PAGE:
BEIRUT: Syrian army forces killed at least 35 people in intense shelling of central Homs Sunday, activists said, as opposition forces appeared to escalate operations in other rebel hubs and around the capital Damascus.
The renewed assault on Homs and other rebel areas came as the newly elected head of the exiled opposition Syrian National Council called for decisive action from the international community to “stop the killing machine in a decisive decision under [United Nations] Chapter 7.”
Kurdish activist Abdelbasset Sayda, who was named head of the SNC in Istanbul Sunday, also called on all members of the Damascus regime to defect.
“We call upon all officials in the regime and in the institutions to defect from the regime,” Sayda told reporters in Istanbul.
Activists said the Syrian army used artillery, mortars and rockets in Homs, in one of the biggest bombardments since a failed U.N.-mandated cease-fire in April.
Syrian forces also hit opposition strongholds in the towns of Quseir, Talbiseh and Rastan in central Syria in a renewed push to regain rebel-held areas.
Human rights and other opposition campaigners have reported that rebel forces have been intensifying attacks in the area in recent days.
In Talbiseh Sunday, rebel forces attacked and captured a military base, with the colonel and several officers defecting to the opposition, Free Syrian Army representatives and activists told The Daily Star.
Activist Majad, who declined to give his real name, said officers in the Homs military council and the commanders of the 743 Battalion defected at dawn to take the base, which activists say is strategically located on the route to the Homs oil refinery and equipped with SAM 6 and SAM 7 missiles.
“It was decided that today at dawn the battalion will completely defect. The commander of the battalion gathered all the soldiers and spoke to them honestly on the situation ... after which he pardoned them to go home or choose to join the Free Syrian Army,” he said via Skype.
He said all 130 soldiers, including 10 officers, were present when the defection was announced, adding that eight soldiers and two officers joined the FSA.
Rebels were able to appropriate some of the weapons, they said, before Syrian army helicopters shelled the area to destroy the battalion’s weapons cache.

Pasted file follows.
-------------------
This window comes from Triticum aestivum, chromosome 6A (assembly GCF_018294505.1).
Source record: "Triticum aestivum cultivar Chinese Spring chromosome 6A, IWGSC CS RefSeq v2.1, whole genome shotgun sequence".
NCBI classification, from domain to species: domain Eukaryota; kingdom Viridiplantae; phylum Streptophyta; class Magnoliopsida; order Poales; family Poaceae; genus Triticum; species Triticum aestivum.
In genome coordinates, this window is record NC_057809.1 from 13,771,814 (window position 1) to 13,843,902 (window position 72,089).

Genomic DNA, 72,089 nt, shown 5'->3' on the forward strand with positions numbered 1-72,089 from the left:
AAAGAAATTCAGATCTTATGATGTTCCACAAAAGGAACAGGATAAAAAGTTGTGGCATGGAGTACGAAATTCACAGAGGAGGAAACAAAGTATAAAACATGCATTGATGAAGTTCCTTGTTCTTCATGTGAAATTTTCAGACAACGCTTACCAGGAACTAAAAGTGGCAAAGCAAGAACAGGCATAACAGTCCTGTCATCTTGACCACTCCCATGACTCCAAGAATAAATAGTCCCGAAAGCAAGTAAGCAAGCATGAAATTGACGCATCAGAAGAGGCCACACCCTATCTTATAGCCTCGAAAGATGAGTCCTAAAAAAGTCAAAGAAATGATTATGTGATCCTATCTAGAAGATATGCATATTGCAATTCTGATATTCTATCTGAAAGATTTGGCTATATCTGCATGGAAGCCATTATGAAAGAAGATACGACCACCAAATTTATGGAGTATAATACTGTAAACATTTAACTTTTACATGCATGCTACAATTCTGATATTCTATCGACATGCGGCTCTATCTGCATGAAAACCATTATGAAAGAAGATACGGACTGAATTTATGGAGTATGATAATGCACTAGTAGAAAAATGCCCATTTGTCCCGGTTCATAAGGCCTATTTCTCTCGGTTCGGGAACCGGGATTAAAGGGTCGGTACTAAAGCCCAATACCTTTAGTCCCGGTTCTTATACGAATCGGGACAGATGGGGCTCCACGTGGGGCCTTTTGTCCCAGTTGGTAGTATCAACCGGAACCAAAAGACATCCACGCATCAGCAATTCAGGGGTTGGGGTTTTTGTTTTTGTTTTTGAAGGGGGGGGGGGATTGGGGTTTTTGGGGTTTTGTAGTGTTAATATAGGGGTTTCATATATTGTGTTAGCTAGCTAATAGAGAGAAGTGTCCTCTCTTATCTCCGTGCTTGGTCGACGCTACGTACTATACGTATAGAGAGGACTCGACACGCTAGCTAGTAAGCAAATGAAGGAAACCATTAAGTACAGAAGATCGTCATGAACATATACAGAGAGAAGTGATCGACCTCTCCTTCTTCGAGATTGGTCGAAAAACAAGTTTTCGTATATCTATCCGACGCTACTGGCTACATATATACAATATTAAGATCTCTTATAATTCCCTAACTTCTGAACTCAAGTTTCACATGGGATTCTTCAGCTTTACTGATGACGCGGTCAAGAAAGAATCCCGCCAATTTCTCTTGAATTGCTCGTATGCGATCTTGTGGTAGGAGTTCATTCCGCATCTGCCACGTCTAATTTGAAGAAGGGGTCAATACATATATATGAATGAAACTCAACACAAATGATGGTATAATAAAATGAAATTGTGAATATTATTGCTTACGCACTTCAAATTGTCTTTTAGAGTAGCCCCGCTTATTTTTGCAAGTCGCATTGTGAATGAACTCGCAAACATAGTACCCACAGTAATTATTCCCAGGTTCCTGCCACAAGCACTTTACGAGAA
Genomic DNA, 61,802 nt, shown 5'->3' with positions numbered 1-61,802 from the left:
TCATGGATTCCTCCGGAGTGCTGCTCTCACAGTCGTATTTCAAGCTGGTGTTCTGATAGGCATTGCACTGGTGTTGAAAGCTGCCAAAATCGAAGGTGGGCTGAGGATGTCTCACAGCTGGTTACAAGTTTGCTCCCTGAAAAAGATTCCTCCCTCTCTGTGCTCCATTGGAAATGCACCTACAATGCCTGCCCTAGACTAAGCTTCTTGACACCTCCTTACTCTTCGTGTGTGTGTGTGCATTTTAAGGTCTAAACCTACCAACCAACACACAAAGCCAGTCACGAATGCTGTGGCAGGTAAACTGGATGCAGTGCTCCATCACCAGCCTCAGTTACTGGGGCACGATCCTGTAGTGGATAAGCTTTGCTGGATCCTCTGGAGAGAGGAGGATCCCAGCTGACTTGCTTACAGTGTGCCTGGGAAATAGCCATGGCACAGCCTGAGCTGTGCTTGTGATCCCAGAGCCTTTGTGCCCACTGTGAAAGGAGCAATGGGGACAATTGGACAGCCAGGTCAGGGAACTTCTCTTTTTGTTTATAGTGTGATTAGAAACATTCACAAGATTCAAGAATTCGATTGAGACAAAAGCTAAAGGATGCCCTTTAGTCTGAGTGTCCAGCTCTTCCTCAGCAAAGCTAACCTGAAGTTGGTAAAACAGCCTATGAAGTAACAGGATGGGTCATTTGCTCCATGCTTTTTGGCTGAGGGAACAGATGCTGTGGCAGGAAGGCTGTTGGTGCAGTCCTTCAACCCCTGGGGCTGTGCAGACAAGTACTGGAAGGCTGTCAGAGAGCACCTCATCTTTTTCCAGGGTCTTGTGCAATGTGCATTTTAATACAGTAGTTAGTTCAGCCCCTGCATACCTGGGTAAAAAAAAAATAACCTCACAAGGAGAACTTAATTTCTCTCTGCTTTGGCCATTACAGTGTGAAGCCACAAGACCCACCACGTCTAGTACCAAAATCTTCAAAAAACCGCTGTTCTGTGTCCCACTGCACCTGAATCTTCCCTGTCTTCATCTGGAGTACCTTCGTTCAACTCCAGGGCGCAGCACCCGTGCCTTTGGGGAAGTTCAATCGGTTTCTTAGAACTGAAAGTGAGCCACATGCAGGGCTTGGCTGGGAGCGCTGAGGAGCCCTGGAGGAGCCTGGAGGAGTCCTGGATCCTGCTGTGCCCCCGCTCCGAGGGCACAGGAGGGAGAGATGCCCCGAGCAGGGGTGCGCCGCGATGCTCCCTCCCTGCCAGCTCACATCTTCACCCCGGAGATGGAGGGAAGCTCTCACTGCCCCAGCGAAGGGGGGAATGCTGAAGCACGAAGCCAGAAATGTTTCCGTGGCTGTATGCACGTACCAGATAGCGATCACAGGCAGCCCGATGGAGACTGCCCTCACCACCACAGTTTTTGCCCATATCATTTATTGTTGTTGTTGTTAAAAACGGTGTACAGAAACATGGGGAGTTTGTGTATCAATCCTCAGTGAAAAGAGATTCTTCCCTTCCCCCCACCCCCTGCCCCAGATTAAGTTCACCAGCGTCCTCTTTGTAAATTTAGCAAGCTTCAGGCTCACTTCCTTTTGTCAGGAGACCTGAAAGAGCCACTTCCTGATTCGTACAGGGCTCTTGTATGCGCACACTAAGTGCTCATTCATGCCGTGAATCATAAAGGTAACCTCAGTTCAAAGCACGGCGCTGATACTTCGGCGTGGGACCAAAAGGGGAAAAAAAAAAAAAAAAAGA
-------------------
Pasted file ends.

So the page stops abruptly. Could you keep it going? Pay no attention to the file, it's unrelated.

“Armed people attacked the base. Some of the [battalion] defected and some of them ran away,” said Rami Abdulrahman, head of the Syrian Observatory for Human Rights, a U.K.-based activist group.
“After that the army took everything back.”
Activist Abu Qassem said at least 500 rockets and shells had fallen on Rastan, 25 kilometers north of Homs, since Saturday, and army helicopters were firing machine guns into the area.
“The Free Syrian Army is far outgunned, but it is responding by mounting guerrilla attacks while trying to avoid direct exchange of fire,” he said.
Assad’s forces also carried out raids on neighborhoods in and around Damascus to try and flush out rebels who have been stepping up operations near security compounds in the capital.
Syrian forces bombarded the northern Damascus district of Qaboun and later entered it in armored vehicles, storming houses, following attacks Friday on buses carrying troops and pro-Assad militia, opposition sources said.
“Qaboun came under bombardment for the first time since the uprising. Security forces in the nearby Airforce Intelligence compound fired on the neighborhood with anti-aircraft guns and large calibre mortar bombs,” said Abu Fida, an activist in Qaboun.
U.N. efforts to bring peace to Syria have largely come to nothing, with both sides blaming the other for breaking the cease-fire.
The absence of a clear and unified opposition, and concerns about an intensifying civil war which would suck in neighboring countries has also complicated the picture.
The SNC has been plagued by internal divisions, and with little influence over protesters and activists inside Syria, has not won clear international endorsement.
Kurdish activist Sayda was the only candidate for the three-month presidency of the group.
Sayda sought to reassure Syria’s minority Christian and Alawite communities, saying there will be no discrimination based on religion, faith or ethnicity in future Syria.